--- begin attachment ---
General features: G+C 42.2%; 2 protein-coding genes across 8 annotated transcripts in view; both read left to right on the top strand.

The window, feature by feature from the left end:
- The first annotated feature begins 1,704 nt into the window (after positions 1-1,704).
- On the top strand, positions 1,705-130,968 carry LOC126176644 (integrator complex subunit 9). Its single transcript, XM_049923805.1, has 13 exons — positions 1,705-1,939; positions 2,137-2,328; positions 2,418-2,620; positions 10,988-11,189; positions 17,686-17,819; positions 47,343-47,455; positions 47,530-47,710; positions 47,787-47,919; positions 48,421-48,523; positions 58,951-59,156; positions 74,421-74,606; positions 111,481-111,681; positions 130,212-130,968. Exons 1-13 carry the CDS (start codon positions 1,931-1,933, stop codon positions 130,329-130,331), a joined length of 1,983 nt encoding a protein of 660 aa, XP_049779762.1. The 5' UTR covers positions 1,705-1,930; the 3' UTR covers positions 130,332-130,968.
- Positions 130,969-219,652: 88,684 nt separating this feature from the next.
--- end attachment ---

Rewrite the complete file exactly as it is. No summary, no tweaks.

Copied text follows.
General features: G+C 42.2%; 2 protein-coding genes across 8 annotated transcripts in view; both read left to right on the top strand.

The window, feature by feature from the left end:
- The first annotated feature begins 1,704 nt into the window (after positions 1-1,704).
- On the top strand, positions 1,705-130,968 carry LOC126176644 (integrator complex subunit 9). Its single transcript, XM_049923805.1, has 13 exons — positions 1,705-1,939; positions 2,137-2,328; positions 2,418-2,620; positions 10,988-11,189; positions 17,686-17,819; positions 47,343-47,455; positions 47,530-47,710; positions 47,787-47,919; positions 48,421-48,523; positions 58,951-59,156; positions 74,421-74,606; positions 111,481-111,681; positions 130,212-130,968. Exons 1-13 carry the CDS (start codon positions 1,931-1,933, stop codon positions 130,329-130,331), a joined length of 1,983 nt encoding a protein of 660 aa, XP_049779762.1. The 5' UTR covers positions 1,705-1,930; the 3' UTR covers positions 130,332-130,968.
- Positions 130,969-219,652: 88,684 nt separating this feature from the next.